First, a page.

Ms. Calderón, 58, also knows that supporters of the two losing political parties will be scrutinizing her progress on her promises to deliver better services to the poor, upgrade the island's water system and general infrastructure and improve Puerto Rico's image.
"I think the image has nothing to do with the reality and I think that is one of my biggest challenges," Governor Calderón said.
She said Puerto Rico, a self-governing commonwealth of the United States, suffered from misperceptions about its economic stability and its patriotism. "We are proud of our citizenship and share the same love of democracy and liberty," she said. "At the same time we have our own culture we want to protect."
She said she would personally take those messages to Wall Street and Washington as an "ambassador" for Puerto Rico.
BORN in San Juan in 1942, Governor Calderón grew up steeped in the history of her native island. Her father would spend hours recounting to her Puerto Rican history and his admiration for the Popular Democratic Party and its message of democracy and social responsibility. And though he also emphasized a traditional role for women, it is perhaps not surprising that she was drawn to public life after graduating from Manhattanville College in Purchase, N.Y., where she received a bachelor's degree in government.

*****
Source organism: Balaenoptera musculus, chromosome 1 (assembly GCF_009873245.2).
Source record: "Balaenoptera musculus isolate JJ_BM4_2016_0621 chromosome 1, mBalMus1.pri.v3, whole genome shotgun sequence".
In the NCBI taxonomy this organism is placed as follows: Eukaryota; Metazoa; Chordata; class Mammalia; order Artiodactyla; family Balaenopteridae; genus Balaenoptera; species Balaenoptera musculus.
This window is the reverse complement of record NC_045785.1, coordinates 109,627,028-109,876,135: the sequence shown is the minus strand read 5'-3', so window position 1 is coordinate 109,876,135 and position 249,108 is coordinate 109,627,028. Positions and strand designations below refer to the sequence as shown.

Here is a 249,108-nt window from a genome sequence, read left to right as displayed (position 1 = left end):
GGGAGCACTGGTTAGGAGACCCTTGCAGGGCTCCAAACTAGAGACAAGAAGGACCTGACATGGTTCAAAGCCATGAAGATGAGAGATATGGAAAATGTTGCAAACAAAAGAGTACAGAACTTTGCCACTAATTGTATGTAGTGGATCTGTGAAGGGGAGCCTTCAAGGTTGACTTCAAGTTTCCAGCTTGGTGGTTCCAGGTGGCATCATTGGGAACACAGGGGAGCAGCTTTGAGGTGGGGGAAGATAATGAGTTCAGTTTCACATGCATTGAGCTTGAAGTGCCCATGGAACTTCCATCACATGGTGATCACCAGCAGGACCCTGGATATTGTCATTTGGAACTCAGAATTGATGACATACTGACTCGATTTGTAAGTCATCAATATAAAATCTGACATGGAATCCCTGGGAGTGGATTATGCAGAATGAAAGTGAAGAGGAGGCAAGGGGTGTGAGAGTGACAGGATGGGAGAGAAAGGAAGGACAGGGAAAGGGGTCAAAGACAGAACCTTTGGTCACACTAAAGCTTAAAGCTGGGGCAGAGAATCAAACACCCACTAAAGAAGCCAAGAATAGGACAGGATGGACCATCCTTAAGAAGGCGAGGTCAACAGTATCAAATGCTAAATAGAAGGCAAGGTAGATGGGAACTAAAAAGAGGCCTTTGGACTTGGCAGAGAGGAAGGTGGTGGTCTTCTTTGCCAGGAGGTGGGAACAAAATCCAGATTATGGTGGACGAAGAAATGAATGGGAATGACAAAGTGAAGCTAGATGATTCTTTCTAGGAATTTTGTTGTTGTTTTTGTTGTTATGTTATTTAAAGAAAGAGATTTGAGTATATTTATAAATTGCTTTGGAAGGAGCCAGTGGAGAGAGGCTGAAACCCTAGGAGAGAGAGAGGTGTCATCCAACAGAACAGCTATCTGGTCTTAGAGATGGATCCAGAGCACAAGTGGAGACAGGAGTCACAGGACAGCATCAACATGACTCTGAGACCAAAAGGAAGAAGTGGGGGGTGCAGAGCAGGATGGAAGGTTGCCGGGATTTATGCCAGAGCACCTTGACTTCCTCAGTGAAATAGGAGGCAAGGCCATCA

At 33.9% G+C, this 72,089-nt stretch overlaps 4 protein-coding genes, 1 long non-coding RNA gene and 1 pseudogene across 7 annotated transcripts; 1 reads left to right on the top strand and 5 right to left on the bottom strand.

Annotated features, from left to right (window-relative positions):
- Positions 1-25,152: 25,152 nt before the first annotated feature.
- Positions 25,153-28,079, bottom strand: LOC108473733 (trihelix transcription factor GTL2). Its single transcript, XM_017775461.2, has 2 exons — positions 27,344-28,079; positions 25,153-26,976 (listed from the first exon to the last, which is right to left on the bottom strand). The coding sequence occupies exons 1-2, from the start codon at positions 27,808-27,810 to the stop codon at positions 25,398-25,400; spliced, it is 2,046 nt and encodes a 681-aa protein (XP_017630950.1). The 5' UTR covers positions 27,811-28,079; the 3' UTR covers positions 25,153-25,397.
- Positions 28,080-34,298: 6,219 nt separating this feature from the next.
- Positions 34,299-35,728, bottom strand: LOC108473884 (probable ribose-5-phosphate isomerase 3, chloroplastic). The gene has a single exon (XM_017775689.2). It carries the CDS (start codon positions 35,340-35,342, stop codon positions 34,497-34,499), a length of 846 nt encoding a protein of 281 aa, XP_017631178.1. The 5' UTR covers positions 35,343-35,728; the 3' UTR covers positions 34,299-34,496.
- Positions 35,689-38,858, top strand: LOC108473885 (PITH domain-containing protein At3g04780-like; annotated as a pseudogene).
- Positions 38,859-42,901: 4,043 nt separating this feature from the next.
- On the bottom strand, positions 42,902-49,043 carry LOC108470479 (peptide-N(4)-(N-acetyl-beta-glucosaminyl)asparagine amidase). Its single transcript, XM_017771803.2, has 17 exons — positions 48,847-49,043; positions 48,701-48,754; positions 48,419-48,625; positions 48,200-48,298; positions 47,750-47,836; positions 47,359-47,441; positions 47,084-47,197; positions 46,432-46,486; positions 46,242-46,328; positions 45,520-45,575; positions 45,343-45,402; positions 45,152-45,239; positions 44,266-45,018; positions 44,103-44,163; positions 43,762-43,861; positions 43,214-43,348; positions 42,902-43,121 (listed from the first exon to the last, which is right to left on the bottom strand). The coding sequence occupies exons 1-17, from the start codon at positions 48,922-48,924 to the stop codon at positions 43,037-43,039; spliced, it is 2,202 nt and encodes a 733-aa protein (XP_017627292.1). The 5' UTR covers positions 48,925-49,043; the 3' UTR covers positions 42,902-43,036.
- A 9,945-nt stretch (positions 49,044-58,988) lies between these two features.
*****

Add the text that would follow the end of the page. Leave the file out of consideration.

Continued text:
Her first real introduction to government came in 1973 while attending the Graduate School of Public Administration at the University of Puerto Rico. Her labor relations professor liked her work so much that when he left during the semester to become Puerto Rico's secretary of labor he tapped her as his executive assistant. It was a turning point that introduced her to public service.
Over the next nearly three decades she would weave in and out of both the private and public sector, working her way up to vice president at Citibank and serving for eight years as mayor of San Juan, the job she left to become governor.